A tropical paradise, Thailand steals the hearts of many. It’s such a diverse country and from the superb beaches to the coolness of the mountains, there is plenty of property available for those who wish to have a permanent or holiday home here.
Often, property in Thailand is quite affordable to foreigners who have a dream of waking up by the sea or being surrounded by nature.
It is also a very friendly and easy place to live. The beauty of Thailand’s nature and culture can lead people looking to purchase a holiday home, a family home, or an investment to make rash, potentially uneducated decisions.
Top mistakes to look out for when buying Thai property
1. Choosing the wrong location
You want a home by the beach, or maybe in Bangkok or another popular city, or possibly in the countryside. But it’s too simple and too broad to make a purchase off such criteria.
Environmental factors very much play a role. For example, rising sea levels (and a slowly sinking city) should factor into your decision. In some regions, the weather isn’t exactly perfect all year round as one might presume and your fun in the sun may in fact be limited. Some regions also experience incredible amounts of smog for up to 3 months of the year making life unbearable for those with health issues.
Infrastructure should always be a vital part of a home purchase decision in Thailand. In some areas, traffic is absolutely atrocious and what should be a 20 minute journey instead takes over an hour due to limited routes or immense traffic.
Access to public transit or the nearest beach is also important as is closeness to hospitals, schools, and potential employment. Believe it or not, but the internet is not equal everywhere in Thailand. You’ll want to test or research internet availability and speed.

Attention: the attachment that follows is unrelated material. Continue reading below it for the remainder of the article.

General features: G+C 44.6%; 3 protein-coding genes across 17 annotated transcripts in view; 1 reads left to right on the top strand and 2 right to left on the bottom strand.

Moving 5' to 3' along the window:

Another factor is being, unfortunately, situated beside a khlong. Khlongs are public waterways that run through each city and well, carry wastewater away. They are… quite potent with smells easily capable of seeping into your lovely home.
Cities are also divided into districts with each having its own character. You’ll definitely want to live in an area in Thailand that you identify with.
2. Not using a lawyer
When purchasing a home abroad or in a foreign land, it is crucial to be aware of local real estate laws. A lawyer or a solicitor will take the time to explain legalities from the purchase process to the eventual sales process and inheritance of your home. They will go over contracts and agreements with you which will be quite different from your home country. Using a lawyer as a first time home buyer is an important consideration.
3.Not using a real estate agent
While real estate agents are not necessary for the transactions of purchasing a home here in Thailand, they are incredibly useful in other ways. Even if you’ve lived in Thailand for a long time and you think you know the ins and outs, in reality, having an expert will save you lots of time and money.
Real estate agents are local experts who know all the best locations, the most popular areas, the up-and-coming areas and any available land. They can help you gain access to more properties that are not advertised via other channels. The great real estate agents are aware of infrastructure and environmental issues as well and have often developed relationships with developers and local communities.
They are your inside person who will discern your needs and will communicate all the intricacies for you in Thai. It is your agent who will help negotiate and communicate your needs. They are after all working for you and have your best interests at heart.